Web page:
Employee Satisfaction vs. Productivity

I think I have to agree on some levels with the claims made by Scott and Davis that there is little evidence to support the theory that employee satisfaction leads to higher productivity.  I believe that while employee satisfaction is necessary for employee’s mental health and their duration in any one job, employee satisfaction will not lead to higher productivity.

I have had two jobs on campus and while they are very similar in scope the work environments are very different.  Both jobs require me to market Bucknell, to prospective students for one job and for another job to Bucknell alumni in order to obtain donations.  Both jobs require me to talk about my experiences at Bucknell as well as answer questions.  One job had very strict guidelines and policies for conduct at work and in my opinion the employees were not treated with as much respect as they deserved.  The other job constantly praised the employees and did not have as strict policies regarding employee conduct in the office.  While one office was a much more enjoyable place to work, I would not say that I was any more productive in that job than in the other.  However, I was so miserable at the one job that I quit, whereas I am still working at the other job.  In an organization that can afford to constantly replace employees who aren’t satisfied, then employee satisfaction might not be as important as a company where it is more beneficial to have employees stay at the organization for longer periods of time.

The human relations school perspective on organizations focused on the “complexity of human motivation and the importance of informal structure.”(Scott, Davis, 65)  Many organizations used the research of the human relations school to restructure their organizations to have more informal structure and to motivate their employees.  There have been many critics of the idea that employee satisfaction leads to higher productivity.  One of the arguments has been that there is little to no evidence to support the idea that employee satisfaction leads to higher productivity.  I agree that while it might not lead directly to higher productivity, employee satisfaction has other positive impacts on an organization.  Organizations which have a better work culture, one where the employee is happy and feels that they are important to the organization, is more likely to have an easy time recruiting some of the best and the brightest new employees in comparison to an organization where the employees are not satisfied.  Also when employees have a higher satisfaction they are more likely to stay with a particular organization saving that organization the cost of constantly training new employees.    There is also the benefit that when employees are satisfied they are more likely to accept a lower pay then when they are unhappy with their job.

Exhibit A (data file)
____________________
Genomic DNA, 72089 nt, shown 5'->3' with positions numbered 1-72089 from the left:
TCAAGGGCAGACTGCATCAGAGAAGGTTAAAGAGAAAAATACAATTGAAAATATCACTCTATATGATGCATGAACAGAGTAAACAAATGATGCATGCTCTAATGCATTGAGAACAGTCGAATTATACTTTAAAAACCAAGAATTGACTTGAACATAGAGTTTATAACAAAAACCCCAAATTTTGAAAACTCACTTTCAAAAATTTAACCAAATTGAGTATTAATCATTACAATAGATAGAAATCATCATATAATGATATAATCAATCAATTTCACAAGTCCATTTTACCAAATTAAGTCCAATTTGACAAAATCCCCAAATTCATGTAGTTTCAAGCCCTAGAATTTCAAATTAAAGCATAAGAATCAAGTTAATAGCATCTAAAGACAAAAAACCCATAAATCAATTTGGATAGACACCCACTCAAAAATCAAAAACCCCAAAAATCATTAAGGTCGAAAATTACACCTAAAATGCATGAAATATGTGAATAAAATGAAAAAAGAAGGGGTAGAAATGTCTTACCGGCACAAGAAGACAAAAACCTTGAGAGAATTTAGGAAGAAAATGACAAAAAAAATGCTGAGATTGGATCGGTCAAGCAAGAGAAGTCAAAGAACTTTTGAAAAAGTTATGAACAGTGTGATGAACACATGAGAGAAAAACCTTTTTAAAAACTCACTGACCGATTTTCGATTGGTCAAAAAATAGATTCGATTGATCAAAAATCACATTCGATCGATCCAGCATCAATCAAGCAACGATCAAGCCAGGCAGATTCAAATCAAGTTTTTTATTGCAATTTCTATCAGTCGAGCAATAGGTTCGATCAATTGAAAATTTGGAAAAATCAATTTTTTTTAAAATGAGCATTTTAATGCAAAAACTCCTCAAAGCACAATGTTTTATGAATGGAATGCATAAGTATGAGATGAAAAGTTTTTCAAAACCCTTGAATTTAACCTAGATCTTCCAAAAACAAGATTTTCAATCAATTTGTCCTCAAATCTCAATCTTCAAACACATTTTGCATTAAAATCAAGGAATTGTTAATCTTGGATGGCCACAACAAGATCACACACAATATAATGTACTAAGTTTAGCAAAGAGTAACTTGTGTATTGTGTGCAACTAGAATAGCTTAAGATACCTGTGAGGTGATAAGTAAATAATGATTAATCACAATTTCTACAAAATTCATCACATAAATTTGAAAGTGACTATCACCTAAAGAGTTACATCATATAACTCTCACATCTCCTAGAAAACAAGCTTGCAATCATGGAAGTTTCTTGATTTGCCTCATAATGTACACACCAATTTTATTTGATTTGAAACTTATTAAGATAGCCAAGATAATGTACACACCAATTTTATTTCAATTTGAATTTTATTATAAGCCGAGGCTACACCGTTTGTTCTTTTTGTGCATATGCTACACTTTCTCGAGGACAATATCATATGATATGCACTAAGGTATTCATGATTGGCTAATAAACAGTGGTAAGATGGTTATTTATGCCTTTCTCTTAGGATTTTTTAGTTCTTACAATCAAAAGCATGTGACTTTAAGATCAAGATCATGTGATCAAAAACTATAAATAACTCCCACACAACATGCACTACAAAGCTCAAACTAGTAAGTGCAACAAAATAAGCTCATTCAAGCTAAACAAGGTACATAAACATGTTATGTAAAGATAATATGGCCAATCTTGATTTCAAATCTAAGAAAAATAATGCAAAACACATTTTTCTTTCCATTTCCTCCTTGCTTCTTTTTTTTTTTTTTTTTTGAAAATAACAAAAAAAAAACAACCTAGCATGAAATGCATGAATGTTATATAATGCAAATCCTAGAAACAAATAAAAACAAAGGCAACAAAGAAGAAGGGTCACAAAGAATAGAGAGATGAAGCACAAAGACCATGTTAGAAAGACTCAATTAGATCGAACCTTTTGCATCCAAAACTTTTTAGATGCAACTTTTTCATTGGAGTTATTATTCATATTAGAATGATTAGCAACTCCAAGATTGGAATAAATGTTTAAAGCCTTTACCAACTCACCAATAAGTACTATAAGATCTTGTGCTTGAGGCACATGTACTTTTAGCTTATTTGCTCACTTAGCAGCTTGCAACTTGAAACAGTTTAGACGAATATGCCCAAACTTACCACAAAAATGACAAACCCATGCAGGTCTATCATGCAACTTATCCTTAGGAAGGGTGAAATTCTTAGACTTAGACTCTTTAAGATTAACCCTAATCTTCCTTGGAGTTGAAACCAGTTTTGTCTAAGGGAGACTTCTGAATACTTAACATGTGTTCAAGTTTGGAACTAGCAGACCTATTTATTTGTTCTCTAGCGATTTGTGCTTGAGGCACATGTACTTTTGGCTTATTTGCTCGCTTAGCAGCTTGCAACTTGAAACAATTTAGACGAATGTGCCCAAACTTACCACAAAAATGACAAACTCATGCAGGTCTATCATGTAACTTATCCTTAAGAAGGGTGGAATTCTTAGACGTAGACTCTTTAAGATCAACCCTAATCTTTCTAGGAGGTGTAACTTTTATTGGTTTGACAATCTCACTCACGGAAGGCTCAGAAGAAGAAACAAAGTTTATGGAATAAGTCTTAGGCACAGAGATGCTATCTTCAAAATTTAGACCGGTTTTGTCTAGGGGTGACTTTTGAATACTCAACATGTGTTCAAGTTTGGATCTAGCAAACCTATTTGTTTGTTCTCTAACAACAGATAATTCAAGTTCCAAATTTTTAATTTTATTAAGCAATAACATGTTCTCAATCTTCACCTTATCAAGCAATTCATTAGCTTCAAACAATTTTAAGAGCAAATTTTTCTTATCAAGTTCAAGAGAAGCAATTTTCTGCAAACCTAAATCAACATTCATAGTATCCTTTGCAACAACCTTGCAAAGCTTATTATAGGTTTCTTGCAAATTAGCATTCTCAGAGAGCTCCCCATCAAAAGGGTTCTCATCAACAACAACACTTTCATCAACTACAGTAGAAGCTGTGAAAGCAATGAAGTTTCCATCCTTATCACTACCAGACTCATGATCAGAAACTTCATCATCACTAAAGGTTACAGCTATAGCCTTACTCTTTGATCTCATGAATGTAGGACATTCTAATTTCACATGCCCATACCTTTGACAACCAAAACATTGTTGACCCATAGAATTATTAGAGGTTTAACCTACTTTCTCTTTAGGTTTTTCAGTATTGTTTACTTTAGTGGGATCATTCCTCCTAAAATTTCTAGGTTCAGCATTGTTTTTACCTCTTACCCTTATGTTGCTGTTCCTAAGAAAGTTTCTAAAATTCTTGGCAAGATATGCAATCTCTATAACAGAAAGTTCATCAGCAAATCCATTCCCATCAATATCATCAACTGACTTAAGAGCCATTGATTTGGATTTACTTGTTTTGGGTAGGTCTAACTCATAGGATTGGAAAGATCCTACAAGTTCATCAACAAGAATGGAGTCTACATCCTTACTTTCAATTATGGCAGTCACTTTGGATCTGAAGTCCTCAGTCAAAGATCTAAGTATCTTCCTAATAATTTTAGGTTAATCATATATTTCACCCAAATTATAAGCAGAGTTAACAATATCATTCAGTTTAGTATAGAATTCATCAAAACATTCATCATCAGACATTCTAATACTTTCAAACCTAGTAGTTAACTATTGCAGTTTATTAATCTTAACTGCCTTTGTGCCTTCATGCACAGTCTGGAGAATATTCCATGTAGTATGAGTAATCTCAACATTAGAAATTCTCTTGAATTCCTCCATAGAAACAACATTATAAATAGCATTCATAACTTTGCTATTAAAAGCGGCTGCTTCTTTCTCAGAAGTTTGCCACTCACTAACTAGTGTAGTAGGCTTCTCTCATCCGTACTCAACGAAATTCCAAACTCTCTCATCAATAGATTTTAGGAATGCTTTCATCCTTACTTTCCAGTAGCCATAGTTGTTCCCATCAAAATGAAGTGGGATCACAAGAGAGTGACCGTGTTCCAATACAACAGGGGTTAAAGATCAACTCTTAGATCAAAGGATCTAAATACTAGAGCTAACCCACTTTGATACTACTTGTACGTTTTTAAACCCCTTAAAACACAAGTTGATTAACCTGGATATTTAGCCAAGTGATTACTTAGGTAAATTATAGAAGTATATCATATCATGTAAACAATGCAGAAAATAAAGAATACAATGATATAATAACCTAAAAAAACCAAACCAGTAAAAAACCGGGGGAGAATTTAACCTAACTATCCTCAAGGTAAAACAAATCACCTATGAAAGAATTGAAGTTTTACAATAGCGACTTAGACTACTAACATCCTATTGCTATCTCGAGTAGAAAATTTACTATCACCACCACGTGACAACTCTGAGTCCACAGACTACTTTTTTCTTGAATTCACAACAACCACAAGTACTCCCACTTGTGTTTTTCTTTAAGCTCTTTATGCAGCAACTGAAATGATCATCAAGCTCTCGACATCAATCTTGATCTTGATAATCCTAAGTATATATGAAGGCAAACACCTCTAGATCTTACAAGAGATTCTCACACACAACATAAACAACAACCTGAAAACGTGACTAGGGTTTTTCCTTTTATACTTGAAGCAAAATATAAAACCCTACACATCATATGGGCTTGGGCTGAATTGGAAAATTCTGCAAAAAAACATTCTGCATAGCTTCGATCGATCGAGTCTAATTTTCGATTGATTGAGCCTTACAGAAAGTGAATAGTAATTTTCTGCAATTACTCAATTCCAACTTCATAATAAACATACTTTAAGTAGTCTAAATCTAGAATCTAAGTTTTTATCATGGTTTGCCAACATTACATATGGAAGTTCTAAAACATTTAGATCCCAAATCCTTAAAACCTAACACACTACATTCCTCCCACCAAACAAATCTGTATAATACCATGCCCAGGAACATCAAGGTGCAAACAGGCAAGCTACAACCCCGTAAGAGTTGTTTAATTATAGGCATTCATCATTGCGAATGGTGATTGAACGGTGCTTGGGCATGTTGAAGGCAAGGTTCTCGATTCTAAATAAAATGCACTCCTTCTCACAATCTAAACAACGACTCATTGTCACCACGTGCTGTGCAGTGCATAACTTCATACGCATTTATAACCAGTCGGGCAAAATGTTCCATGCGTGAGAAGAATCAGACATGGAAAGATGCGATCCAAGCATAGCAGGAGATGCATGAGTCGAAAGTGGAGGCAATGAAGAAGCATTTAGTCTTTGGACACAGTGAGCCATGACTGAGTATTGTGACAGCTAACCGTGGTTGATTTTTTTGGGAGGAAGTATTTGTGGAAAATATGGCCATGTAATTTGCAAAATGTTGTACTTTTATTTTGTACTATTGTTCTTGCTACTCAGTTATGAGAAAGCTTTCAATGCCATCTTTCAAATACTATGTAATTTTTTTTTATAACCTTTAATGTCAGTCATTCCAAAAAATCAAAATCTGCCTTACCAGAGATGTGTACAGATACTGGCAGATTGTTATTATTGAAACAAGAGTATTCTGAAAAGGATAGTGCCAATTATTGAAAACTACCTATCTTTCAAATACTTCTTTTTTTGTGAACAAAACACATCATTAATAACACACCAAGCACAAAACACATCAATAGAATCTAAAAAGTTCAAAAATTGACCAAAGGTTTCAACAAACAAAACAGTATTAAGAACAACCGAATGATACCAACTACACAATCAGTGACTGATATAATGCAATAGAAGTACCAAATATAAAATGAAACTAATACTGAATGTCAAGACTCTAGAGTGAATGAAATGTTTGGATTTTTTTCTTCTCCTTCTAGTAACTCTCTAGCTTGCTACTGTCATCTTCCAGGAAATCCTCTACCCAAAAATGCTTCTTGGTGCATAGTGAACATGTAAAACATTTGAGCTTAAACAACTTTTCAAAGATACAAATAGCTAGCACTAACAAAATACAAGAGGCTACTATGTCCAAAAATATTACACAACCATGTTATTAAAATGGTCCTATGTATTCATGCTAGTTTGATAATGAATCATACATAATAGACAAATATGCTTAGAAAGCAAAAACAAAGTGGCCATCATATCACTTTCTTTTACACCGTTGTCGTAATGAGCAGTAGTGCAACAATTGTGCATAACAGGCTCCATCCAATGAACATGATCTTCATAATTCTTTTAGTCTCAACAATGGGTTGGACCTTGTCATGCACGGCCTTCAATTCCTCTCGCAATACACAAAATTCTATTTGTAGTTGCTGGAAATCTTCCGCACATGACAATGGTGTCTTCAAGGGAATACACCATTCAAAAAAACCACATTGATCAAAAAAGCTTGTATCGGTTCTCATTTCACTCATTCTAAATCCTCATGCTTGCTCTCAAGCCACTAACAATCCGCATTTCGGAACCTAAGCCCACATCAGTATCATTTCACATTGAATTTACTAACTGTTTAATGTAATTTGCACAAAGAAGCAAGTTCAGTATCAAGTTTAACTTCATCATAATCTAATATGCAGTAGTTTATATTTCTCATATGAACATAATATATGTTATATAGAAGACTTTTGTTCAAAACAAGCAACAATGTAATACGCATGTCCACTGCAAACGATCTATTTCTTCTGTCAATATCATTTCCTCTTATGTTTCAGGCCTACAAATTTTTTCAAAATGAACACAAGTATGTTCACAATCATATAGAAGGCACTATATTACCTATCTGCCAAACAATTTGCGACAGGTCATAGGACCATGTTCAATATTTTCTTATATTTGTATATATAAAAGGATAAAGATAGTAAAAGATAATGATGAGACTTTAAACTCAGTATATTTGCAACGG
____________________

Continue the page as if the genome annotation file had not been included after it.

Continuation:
While I agree that there might not be much evidence to support the theory that employee satisfaction leads to higher productivity, I believe that employee satisfaction will benefit organizations in other ways.


5 Responses

  1. Many studies definitely link employee satisfaction and productivity. But, is it simply correlation, or can we say that it is causation? This document summarizes many studies that address the relationship between these variables: http://www.keepem.com/doc_files/clc_articl_on_productivity.pdf. There is a ton of data to indicate that employee satisfaction may cause increased productivity, but it is hard to establish causation. This post brings up an interesting point, in that even if little can be proved regarding productivity, there are certainly benefits to employee satisfaction. Your personal experiences highlight this very well.